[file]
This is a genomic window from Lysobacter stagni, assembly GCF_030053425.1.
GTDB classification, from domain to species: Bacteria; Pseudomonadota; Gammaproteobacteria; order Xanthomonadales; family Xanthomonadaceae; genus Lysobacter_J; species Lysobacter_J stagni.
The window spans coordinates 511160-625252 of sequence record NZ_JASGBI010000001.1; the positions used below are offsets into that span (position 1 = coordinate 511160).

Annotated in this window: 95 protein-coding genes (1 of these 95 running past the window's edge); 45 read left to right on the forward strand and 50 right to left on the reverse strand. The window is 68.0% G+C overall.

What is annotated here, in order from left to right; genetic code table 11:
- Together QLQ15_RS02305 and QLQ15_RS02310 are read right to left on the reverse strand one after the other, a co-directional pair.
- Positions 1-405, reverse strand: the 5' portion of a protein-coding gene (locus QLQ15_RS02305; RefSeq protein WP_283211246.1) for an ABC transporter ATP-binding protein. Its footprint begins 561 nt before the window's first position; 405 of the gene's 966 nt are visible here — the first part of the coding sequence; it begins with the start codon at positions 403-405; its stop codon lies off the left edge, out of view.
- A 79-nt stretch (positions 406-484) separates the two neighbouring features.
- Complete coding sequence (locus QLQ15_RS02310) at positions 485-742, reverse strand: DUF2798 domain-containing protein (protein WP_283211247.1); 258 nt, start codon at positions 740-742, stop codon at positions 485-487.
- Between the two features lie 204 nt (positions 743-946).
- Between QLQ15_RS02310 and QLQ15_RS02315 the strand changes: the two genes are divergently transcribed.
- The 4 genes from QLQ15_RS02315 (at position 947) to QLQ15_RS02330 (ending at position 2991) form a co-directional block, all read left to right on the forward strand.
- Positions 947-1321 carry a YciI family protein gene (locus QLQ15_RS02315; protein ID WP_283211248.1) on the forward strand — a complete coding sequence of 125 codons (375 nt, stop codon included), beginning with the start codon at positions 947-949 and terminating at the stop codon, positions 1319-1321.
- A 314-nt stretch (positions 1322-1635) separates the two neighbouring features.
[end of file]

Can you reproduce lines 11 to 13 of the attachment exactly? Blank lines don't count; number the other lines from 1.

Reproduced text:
- Between QLQ15_RS02310 and QLQ15_RS02315 the strand changes: the two genes are divergently transcribed.
- The 4 genes from QLQ15_RS02315 (at position 947) to QLQ15_RS02330 (ending at position 2991) form a co-directional block, all read left to right on the forward strand.
- Positions 947-1321 carry a YciI family protein gene (locus QLQ15_RS02315; protein ID WP_283211248.1) on the forward strand — a complete coding sequence of 125 codons (375 nt, stop codon included), beginning with the start codon at positions 947-949 and terminating at the stop codon, positions 1319-1321.